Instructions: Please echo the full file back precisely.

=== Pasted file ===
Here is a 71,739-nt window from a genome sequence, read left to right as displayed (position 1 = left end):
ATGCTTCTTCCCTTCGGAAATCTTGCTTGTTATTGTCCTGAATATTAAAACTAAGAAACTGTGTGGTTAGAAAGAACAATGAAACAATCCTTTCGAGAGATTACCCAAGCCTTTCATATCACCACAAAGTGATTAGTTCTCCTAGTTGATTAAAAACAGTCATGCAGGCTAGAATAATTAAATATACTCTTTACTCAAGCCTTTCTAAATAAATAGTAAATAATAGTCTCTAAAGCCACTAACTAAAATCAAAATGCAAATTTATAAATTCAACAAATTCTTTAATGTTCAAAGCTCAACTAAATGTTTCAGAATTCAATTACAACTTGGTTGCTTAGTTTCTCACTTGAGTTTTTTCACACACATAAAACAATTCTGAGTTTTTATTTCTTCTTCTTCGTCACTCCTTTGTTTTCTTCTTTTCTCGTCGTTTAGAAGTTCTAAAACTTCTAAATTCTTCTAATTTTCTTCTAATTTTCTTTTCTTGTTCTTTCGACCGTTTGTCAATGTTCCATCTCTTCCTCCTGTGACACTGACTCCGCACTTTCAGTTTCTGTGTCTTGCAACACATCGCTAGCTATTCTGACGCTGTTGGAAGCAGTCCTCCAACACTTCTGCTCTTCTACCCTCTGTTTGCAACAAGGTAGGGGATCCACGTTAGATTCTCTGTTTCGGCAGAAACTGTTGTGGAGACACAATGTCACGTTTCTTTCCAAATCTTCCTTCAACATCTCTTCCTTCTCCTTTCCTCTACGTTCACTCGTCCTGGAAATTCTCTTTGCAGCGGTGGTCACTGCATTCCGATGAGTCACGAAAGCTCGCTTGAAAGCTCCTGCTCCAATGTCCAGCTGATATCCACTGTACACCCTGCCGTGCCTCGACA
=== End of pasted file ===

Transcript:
Here is a 71,739-nt window from a genome sequence, read left to right as displayed (position 1 = left end):
ATGCTTCTTCCCTTCGGAAATCTTGCTTGTTATTGTCCTGAATATTAAAACTAAGAAACTGTGTGGTTAGAAAGAACAATGAAACAATCCTTTCGAGAGATTACCCAAGCCTTTCATATCACCACAAAGTGATTAGTTCTCCTAGTTGATTAAAAACAGTCATGCAGGCTAGAATAATTAAATATACTCTTTACTCAAGCCTTTCTAAATAAATAGTAAATAATAGTCTCTAAAGCCACTAACTAAAATCAAAATGCAAATTTATAAATTCAACAAATTCTTTAATGTTCAAAGCTCAACTAAATGTTTCAGAATTCAATTACAACTTGGTTGCTTAGTTTCTCACTTGAGTTTTTTCACACACATAAAACAATTCTGAGTTTTTATTTCTTCTTCTTCGTCACTCCTTTGTTTTCTTCTTTTCTCGTCGTTTAGAAGTTCTAAAACTTCTAAATTCTTCTAATTTTCTTCTAATTTTCTTTTCTTGTTCTTTCGACCGTTTGTCAATGTTCCATCTCTTCCTCCTGTGACACTGACTCCGCACTTTCAGTTTCTGTGTCTTGCAACACATCGCTAGCTATTCTGACGCTGTTGGAAGCAGTCCTCCAACACTTCTGCTCTTCTACCCTCTGTTTGCAACAAGGTAGGGGATCCACGTTAGATTCTCTGTTTCGGCAGAAACTGTTGTGGAGACACAATGTCACGTTTCTTTCCAAATCTTCCTTCAACATCTCTTCCTTCTCCTTTCCTCTACGTTCACTCGTCCTGGAAATTCTCTTTGCAGCGGTGGTCACTGCATTCCGATGAGTCACGAAAGCTCGCTTGAAAGCTCCTGCTCCAATGTCCAGCTGATATCCACTGTACACCCTGCCGTGCCTCGACA